WE HARVEST STRAWBERRIES in spring and pull off the road to buy them at farm stands or, if we have to, in stores. Folks up north have to shovel their cars out or take a bus or trudge to a store for our berries.
The first strawberry festival was held in 1858 in the Boston suburb of Belmont, Massachusetts. Shortcake was an early favorite, so were strawberry fool, strawberry buckle, strawberry slump, strawberry grunt, and strawberry flummery. They were all puddings of a sort. Back to the present.
Since this is the time for frozen family and winter visitors to stay a while in Central Florida to warm up, it’s appropriate to share our red, juicy bounty with them.
Strawberries are like potato chips … you can’t eat just one. So, when the chilly horde drops in, be ready to slice and dice a bunch of berries.
There is a gadget called a strawberry huller. It’s like a pair of really fat tweezers. You jam it into the top of the washed berry, grab hold, and pull the hull out. That’s if the berry is all red. It doesn’t work well with white-topped berries that are hard. They need a knife.
Put the chilly horde to work on a flat of berries. A flat has 12 pints, that’s a dozen of the little green baskets, or six quarts. But have you ever seen a flat where the berries are packed flat? They are almost always heaped up so it can’t hold one more. I weighed a couple of flats last year and they came in at about 11 pounds.
Florida berries can be impressive. Just four from a one-pound package from my fridge weigh 8.4 ounces, more than half a pound. You can count on slicing and dicing some of those monsters.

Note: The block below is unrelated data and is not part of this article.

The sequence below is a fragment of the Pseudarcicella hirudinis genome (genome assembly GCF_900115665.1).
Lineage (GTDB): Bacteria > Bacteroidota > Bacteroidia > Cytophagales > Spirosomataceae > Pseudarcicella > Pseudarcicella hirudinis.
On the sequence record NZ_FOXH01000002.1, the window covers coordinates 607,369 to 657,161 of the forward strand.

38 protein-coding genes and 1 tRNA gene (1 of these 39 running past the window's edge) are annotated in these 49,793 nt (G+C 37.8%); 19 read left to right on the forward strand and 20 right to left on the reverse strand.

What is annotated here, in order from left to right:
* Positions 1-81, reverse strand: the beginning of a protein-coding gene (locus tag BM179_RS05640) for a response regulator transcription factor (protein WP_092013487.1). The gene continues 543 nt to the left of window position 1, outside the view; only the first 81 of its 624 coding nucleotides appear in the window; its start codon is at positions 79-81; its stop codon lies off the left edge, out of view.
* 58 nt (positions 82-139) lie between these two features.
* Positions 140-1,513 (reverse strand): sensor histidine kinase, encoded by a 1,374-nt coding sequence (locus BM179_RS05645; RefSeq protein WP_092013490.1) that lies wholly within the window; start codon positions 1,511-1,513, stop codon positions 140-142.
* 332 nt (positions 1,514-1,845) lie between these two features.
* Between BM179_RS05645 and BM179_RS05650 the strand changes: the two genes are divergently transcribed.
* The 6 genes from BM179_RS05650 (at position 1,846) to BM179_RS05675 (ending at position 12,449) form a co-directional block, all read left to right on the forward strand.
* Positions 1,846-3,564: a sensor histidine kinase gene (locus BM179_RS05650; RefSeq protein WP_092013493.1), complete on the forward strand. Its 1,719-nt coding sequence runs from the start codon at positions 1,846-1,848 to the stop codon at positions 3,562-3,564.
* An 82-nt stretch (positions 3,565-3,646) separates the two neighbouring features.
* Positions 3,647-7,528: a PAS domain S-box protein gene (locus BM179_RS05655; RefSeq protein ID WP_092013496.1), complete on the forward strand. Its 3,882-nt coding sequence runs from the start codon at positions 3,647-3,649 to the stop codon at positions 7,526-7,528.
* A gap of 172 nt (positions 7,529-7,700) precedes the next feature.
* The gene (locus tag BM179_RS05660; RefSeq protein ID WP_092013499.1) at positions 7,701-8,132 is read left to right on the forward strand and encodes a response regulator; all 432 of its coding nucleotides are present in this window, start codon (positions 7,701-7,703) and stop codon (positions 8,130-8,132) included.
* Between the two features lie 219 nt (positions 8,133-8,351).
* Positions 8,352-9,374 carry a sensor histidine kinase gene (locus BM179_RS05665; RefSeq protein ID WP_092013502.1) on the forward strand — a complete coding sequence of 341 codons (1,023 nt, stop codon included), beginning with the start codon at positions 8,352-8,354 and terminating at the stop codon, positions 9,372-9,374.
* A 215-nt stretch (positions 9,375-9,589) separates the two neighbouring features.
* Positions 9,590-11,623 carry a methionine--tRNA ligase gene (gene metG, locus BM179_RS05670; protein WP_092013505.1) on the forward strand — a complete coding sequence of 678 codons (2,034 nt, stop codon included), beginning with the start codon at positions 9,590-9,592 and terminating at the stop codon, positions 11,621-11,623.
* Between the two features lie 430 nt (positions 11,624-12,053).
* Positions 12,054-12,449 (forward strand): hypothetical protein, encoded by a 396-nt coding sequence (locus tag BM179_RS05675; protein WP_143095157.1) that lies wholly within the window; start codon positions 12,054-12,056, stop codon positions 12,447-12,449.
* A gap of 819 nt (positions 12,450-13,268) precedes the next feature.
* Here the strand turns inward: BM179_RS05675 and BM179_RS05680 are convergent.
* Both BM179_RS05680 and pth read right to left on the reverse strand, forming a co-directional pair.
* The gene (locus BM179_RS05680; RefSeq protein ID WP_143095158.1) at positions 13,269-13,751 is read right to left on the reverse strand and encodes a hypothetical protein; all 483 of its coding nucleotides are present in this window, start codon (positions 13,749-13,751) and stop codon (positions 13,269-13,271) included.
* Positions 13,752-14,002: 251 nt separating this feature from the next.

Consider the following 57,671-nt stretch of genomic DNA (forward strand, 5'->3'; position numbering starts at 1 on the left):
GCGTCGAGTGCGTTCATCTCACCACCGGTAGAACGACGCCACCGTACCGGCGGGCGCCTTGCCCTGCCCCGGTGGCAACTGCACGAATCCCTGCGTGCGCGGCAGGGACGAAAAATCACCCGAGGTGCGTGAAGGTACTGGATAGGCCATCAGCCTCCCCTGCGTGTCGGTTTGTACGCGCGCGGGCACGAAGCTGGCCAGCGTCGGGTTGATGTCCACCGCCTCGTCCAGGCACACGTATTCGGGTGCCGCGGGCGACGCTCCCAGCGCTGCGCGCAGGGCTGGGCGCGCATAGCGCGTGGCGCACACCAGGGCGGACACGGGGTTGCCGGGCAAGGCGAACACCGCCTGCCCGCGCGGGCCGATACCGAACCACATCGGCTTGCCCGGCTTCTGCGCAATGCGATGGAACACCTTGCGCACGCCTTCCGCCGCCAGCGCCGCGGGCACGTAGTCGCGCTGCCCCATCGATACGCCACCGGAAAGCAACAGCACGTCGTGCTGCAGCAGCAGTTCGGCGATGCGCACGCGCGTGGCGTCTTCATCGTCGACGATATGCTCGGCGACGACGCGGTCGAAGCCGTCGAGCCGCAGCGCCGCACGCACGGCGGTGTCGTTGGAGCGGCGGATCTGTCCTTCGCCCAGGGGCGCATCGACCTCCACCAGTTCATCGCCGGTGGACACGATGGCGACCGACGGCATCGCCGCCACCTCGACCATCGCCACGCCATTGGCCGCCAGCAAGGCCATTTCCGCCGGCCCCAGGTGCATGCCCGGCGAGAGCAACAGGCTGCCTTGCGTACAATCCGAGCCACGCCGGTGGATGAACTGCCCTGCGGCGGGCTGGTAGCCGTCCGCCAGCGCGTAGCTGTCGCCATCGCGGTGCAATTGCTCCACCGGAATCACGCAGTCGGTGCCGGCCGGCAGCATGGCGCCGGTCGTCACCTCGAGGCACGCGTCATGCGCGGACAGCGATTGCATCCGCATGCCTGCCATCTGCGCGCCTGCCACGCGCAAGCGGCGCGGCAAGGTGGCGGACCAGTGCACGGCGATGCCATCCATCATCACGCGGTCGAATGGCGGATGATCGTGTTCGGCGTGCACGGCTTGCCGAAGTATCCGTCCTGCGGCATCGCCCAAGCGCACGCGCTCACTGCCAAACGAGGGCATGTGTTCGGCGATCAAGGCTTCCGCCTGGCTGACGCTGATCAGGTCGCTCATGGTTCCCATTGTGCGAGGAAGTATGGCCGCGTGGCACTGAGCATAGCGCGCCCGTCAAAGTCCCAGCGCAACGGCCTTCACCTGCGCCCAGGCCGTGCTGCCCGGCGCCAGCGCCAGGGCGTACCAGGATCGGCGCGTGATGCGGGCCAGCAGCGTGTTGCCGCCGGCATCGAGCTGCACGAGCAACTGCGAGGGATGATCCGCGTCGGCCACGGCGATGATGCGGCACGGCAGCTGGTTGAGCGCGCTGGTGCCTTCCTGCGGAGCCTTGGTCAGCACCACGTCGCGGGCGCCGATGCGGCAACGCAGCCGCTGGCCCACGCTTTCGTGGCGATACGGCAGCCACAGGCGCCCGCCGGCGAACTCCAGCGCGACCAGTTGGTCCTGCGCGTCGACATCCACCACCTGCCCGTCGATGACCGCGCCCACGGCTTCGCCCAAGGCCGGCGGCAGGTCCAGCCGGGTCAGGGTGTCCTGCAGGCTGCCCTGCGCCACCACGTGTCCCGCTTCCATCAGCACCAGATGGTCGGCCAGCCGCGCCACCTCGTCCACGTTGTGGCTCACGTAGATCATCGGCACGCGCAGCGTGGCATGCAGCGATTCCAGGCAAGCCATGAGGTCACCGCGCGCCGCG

The folks at the Florida Strawberry Festival in Plant City know how to serve a bunch of folks by having a bunch of other folks do the work. You can try the same technique at home to serve a crowd.
STRAWBERRIES AND CREAM is simple. Figure on about a half a pint of berries per person. Wash them. Hull them, slice them, sprinkle with white sugar to taste, and let them sit for an hour or so in a nice big bowl. Now pour on the cream and toss them gently with a big serving spoon. You’re done, except for doling them out in bowls. Leave some for seconds.
CITRUS is still in season and impresses the devil out of the visitors, but it’s a pile of work to section enough oranges for a crowd. Instead, take a big platter and cover it with peeled orange slices; now, top the slices with fresh hulled strawberries. You might have to cut some of the monsters into bite-size pieces.
Drizzle the whole thing with plenty of DARK CHOCOLATE syrup and sprinkle with shredded coconut. Give each person a fork and have a pile of napkins handy. An easy variation is to give each person a bowl of chocolate syrup and let them dip away. Don’t hull the berries or slice them if you don’t have oranges. People can pick berries up by the green part and dunk them in their bowl of chocolate.
HOMEMADE CHOCOLATE SAUCE is simple to make as plain or as fancy as you like. Heat 12 ounces of evaporated milk in a heavy pot. Add two cups (a 12-ounce package) of semi-sweet chocolate chips. Stir until the chocolate is melted. Stir in two teaspoons vanilla extract. You’re done. And you have about two cups of sauce. You can use regular milk in place of evaporated, but it won’t be as rich.
Fancy it up by using flavored chips — peppermint, peanut butter, caramel … whatever you can find. Sneak in a drop of bourbon for adults.
If you have a bunch of folks at breakfast, set up a production line for STRAWBERRY PANCAKES. Toss a handful of chopped berries on each pancake and let them sink in a bit before flipping. Serve with warm strawberry jam instead of pancake syrup.
A bunch of our strawberries will give a crowd something to boast about when they get home.
article by TRENT ROWE
Trent Rowe is the food editor for Central Florida Ag News.